H. C. White Company Stereoscopes
Hawley C. White was born in North Bennington, Vermont on December 25, 1847. At age 21 he moved to New York City and formed a partnership with Bernard G. Surdam. Surdam & White as the business was known, was located at 305 Broadway and they sold stereoscopes, views and lenses. In 1874 he moved the business to North Bennington Vermont where he built a factory for the production of stereoscopes. About 1886 the factory burned and White rebuilt the new one more than twice the original size. With the expanded factory he began producing stereographs that were available individually or in boxed sets. The stereographs were called the “Perfec-Stereograph” and were of high quality. In 1907 a three story building was constructed for the mechanized production of stereoviews. The view list exceeded 13,000 views.
White obtained 11 patents in his own name while his son Harrie, DOB 1877, obtained 2 in his own name. An additional 2 patents were issued jointly and one more was issued to Hawley and C. S. Beach making a total of 16 patents for the Company. By 1900 it was a family business with the addition of youngest son Clarence, DOB 1879, as a Company photographer.
White was the largest producer of stereoscopes in the world. His crowning achievement was a prize he won at the 1900 Paris World’s Fair. Many of the metal hooded viewers found today will have this emblem stamped in the center of the hood.
White produced stereoscopes for James Davis, Sears & Roebuck, Underwood & Underwood, T. W. Ingersoll and R. Y. Young to name a few. Many viewers will be unmarked and sold by countless other retail firms or sold as promotional items such as breakfast cereal.
Early Model Viewers
Viewers produced from the mid 1870’s to 1883 can be hard to identify and are seldom seen. The stereoscope shown below is marked on the hood with the initials “HW”. It has large lenses that meet in the center which is typical of viewers made in the 1870’s. It has a screw-in handle.
One of the first White stereoscopes, ca; 1870’s Has a green paper hood with “HW” imprint in the center. Note the fat screw-in handle.
The stereographoscope above is on a stand, has the White clip and slide. These were produced in the 1880’s and not patented.
Stereoscopes produced in the early 1880’s can be identified by the brass clip on the card holder. This design will become a standard for 20 years. It will also be found nickel plated. If you see this clip it is a White viewer or not original to your viewer.
Early production viewers before 1883 can also be identified by an unpatented folding handle hinge shown below. It will be found in two variations, one for stereoscopes on a stand (left) and a slightly different model for hand held stereoscopes (right). Some viewers during this period were made with round eyeholes on the inside of a one piece of wood hood. Square lenses were used. Several other manufacturers made similar models until the new style lens board using up to five pieces was developed.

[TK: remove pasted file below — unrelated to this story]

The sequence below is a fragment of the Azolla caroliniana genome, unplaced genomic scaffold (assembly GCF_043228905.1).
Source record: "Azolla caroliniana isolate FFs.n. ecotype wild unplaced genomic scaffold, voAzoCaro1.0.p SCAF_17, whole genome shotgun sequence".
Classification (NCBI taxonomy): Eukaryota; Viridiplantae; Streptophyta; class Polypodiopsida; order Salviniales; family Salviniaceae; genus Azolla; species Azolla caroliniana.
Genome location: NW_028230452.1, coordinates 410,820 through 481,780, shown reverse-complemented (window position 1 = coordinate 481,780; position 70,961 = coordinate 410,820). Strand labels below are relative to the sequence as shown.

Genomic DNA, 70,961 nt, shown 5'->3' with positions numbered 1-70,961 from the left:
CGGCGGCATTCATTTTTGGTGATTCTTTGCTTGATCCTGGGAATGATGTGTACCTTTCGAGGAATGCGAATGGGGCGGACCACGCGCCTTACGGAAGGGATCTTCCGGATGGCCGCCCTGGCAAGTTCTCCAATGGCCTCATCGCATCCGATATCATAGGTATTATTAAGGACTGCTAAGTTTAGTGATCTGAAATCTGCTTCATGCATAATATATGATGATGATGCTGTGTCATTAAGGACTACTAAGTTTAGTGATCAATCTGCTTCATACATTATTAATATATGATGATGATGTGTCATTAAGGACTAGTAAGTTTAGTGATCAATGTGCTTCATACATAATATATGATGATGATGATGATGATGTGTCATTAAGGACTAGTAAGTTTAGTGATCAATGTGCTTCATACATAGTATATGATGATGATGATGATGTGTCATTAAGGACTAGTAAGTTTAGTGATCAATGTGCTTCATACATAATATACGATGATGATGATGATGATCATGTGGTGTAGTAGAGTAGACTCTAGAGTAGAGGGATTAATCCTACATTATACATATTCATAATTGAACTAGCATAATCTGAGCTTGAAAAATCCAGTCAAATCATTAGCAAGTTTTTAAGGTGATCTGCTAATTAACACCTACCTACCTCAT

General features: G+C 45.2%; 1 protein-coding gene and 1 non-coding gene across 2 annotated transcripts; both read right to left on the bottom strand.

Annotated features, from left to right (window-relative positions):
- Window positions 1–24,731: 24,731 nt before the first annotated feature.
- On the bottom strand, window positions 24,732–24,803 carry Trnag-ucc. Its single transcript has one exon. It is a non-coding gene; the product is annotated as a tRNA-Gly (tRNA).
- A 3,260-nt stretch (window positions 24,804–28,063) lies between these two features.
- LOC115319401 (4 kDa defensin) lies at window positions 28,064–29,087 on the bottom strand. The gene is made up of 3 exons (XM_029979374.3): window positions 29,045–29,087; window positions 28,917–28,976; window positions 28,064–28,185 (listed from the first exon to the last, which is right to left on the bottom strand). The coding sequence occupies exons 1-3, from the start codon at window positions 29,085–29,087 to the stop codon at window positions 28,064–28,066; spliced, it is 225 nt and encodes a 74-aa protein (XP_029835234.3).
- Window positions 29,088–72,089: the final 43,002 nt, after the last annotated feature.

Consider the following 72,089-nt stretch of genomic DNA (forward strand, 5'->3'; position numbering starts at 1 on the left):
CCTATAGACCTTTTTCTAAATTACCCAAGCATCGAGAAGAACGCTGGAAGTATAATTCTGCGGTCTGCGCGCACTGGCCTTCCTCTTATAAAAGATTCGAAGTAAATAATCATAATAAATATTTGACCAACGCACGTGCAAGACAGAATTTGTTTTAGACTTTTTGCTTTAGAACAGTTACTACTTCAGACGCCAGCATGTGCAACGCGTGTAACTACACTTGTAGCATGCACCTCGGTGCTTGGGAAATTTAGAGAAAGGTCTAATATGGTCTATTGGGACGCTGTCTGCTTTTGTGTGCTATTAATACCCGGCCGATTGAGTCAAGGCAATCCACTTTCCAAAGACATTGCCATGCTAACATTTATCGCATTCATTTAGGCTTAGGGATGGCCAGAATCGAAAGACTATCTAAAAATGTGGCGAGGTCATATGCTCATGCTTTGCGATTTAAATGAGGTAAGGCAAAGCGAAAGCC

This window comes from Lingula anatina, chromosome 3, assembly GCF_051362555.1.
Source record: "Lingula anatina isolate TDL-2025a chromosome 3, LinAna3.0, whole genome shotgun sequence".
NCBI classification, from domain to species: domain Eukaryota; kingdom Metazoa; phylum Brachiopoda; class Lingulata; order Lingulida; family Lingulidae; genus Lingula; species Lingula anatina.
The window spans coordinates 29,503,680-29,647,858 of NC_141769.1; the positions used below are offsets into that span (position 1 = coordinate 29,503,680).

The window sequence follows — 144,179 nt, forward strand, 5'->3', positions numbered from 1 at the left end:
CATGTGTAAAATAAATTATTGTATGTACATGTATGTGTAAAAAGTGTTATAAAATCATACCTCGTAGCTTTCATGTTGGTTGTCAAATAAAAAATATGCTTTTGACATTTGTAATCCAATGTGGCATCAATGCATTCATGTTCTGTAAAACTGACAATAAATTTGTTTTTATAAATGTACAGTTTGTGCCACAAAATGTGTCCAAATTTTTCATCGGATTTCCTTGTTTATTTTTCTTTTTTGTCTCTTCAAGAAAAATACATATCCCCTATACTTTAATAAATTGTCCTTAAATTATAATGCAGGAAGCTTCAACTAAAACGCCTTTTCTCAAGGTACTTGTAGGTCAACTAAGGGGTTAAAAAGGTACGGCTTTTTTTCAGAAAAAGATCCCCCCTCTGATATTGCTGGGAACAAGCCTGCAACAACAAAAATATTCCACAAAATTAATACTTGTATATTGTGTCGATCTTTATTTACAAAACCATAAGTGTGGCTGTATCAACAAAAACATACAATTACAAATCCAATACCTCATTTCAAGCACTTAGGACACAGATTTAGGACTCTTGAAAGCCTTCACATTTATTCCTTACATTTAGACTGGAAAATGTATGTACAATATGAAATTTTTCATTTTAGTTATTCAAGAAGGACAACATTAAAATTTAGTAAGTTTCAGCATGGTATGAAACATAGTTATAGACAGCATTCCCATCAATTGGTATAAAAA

Identification of White stereoscopes made after 1883 can be made by the friction joint handle hinge and again by the brass clip on the card holder.
Stereoscopes were made in a variety of styles from wood with paper hoods to all wood, wood and metal and all metal, some in steel and some in Aluminum. Stereoscopes on stands are rare. As the variety and numbers are large only a few of the more unique viewers will be shown.
An all wood model, ca; 1895.
A Stereo-graphoscope using Patent #401,807 issue April 23, 1889. Found with eye cups in various sizes, in wood, brass or nickel plated. Sold by White and Sears about 1902.
Note the wood eye pieces, wood stop pins and folding wire card holders
Aluminum model with Paris World’s Fair imprint and original storage box. ca; 1900
Wood with aluminum hood, has Eagle and shield imprint. ca; 1903
Late Model Viewers
Viewers produced from about 1907 until White went out of business had some interesting design changes. They will be found with a variety of features and materials from aluminum to steel construction and including some with wood face plates, wood slides and wood card holders to all metal versions. The Art Deco finish on some or all of the parts was very popular and an indicator of this time period. Two of the more unusual ones are displayed below.
This viewer was made of steel with an Art Deco finish of copper and black which was referred to as simulated tortoise shell. The 1900 Paris World's Fair Medallion is in the center of hood. The hood uses Patent #984,055 issued Feb 14, 1911. It has a rare matching table top stand that the viewer slips into which provides a nice angle for viewing.
The last viewer is a rare and special viewer for use with a ringed view pack called the “Wilson System.” The shape of the handle indicates it was available with a wood stand as an option. Note the simulated tortoise shell hood and slide holder for holding the ringed booklets of stereoviews. There is a instruction tag inside of hood and the 1900 Paris World's Fair Medallion in the center of the hood. Patent #984,055 issued Feb 14, 1911.
A “Wilson System” stereo pack containing 10 views of Yellowstone Park. The back of each previous card contains a description of the next view. These were produced on heavy photographic paper and were nicely made. Too bad it came at the end of White’s business as it was a great idea.
The Ingersoll Clip
The last identification change for White viewers was patented by Truman W. Ingersoll of St. Paul, Mn. on August 2, 1904 and assigned to H. C. White Company. This clip will be found on late model viewers after that date and was the only other clip White produced. It is well designed and durable and will be found in silver, black or simulated tortoise shell. It is stamped in the center with the patent date. The Ingersoll clip was used on the two late model viewers shown above.
The H. C. White Company was purchased by Keystone View Company about 1915.
© 2006 - Del Phillips